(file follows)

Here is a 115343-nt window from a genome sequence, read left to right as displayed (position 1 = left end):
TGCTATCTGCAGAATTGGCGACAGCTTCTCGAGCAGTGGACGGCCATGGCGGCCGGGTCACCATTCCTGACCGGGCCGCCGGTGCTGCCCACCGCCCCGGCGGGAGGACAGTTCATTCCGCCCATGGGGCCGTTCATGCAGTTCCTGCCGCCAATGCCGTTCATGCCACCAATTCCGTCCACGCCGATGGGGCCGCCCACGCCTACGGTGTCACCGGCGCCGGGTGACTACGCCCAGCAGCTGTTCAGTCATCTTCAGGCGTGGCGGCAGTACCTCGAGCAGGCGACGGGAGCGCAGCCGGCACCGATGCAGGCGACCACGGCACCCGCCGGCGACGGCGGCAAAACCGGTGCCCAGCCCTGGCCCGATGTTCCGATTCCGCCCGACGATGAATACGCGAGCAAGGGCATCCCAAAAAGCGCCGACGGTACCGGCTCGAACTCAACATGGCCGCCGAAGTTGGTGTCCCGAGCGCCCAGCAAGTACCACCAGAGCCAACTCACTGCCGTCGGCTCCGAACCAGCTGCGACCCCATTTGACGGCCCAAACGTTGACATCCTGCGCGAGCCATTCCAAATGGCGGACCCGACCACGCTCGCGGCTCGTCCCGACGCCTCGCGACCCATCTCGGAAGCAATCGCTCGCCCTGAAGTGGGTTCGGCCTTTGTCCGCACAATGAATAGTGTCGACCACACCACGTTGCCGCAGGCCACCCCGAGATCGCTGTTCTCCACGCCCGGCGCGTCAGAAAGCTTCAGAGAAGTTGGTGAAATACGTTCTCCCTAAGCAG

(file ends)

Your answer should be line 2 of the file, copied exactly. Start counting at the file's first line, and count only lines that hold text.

TGCTATCTGCAGAATTGGCGACAGCTTCTCGAGCAGTGGACGGCCATGGCGGCCGGGTCACCATTCCTGACCGGGCCGCCGGTGCTGCCCACCGCCCCGGCGGGAGGACAGTTCATTCCGCCCATGGGGCCGTTCATGCAGTTCCTGCCGCCAATGCCGTTCATGCCACCAATTCCGTCCACGCCGATGGGGCCGCCCACGCCTACGGTGTCACCGGCGCCGGGTGACTACGCCCAGCAGCTGTTCAGTCATCTTCAGGCGTGGCGGCAGTACCTCGAGCAGGCGACGGGAGCGCAGCCGGCACCGATGCAGGCGACCACGGCACCCGCCGGCGACGGCGGCAAAACCGGTGCCCAGCCCTGGCCCGATGTTCCGATTCCGCCCGACGATGAATACGCGAGCAAGGGCATCCCAAAAAGCGCCGACGGTACCGGCTCGAACTCAACATGGCCGCCGAAGTTGGTGTCCCGAGCGCCCAGCAAGTACCACCAGAGCCAACTCACTGCCGTCGGCTCCGAACCAGCTGCGACCCCATTTGACGGCCCAAACGTTGACATCCTGCGCGAGCCATTCCAAATGGCGGACCCGACCACGCTCGCGGCTCGTCCCGACGCCTCGCGACCCATCTCGGAAGCAATCGCTCGCCCTGAAGTGGGTTCGGCCTTTGTCCGCACAATGAATAGTGTCGACCACACCACGTTGCCGCAGGCCACCCCGAGATCGCTGTTCTCCACGCCCGGCGCGTCAGAAAGCTTCAGAGAAGTTGGTGAAATACGTTCTCCCTAAGCAG